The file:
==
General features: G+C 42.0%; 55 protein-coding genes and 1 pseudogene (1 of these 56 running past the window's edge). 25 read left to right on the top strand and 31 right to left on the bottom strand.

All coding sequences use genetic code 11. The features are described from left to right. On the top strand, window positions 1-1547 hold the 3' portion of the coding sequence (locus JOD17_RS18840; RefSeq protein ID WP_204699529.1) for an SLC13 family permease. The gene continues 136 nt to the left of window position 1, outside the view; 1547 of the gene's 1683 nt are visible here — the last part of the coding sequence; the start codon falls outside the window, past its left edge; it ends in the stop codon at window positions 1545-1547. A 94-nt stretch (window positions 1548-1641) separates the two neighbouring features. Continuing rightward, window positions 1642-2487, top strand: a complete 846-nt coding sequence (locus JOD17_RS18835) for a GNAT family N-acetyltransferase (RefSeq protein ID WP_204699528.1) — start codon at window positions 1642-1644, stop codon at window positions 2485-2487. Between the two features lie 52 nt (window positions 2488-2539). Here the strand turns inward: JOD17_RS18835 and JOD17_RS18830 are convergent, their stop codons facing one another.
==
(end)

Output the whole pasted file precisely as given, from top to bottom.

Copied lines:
General features: G+C 42.0%; 55 protein-coding genes and 1 pseudogene (1 of these 56 running past the window's edge). 25 read left to right on the top strand and 31 right to left on the bottom strand.

All coding sequences use genetic code 11. The features are described from left to right. On the top strand, window positions 1-1547 hold the 3' portion of the coding sequence (locus JOD17_RS18840; RefSeq protein ID WP_204699529.1) for an SLC13 family permease. The gene continues 136 nt to the left of window position 1, outside the view; 1547 of the gene's 1683 nt are visible here — the last part of the coding sequence; the start codon falls outside the window, past its left edge; it ends in the stop codon at window positions 1545-1547. A 94-nt stretch (window positions 1548-1641) separates the two neighbouring features. Continuing rightward, window positions 1642-2487, top strand: a complete 846-nt coding sequence (locus JOD17_RS18835) for a GNAT family N-acetyltransferase (RefSeq protein ID WP_204699528.1) — start codon at window positions 1642-1644, stop codon at window positions 2485-2487. Between the two features lie 52 nt (window positions 2488-2539). Here the strand turns inward: JOD17_RS18835 and JOD17_RS18830 are convergent, their stop codons facing one another.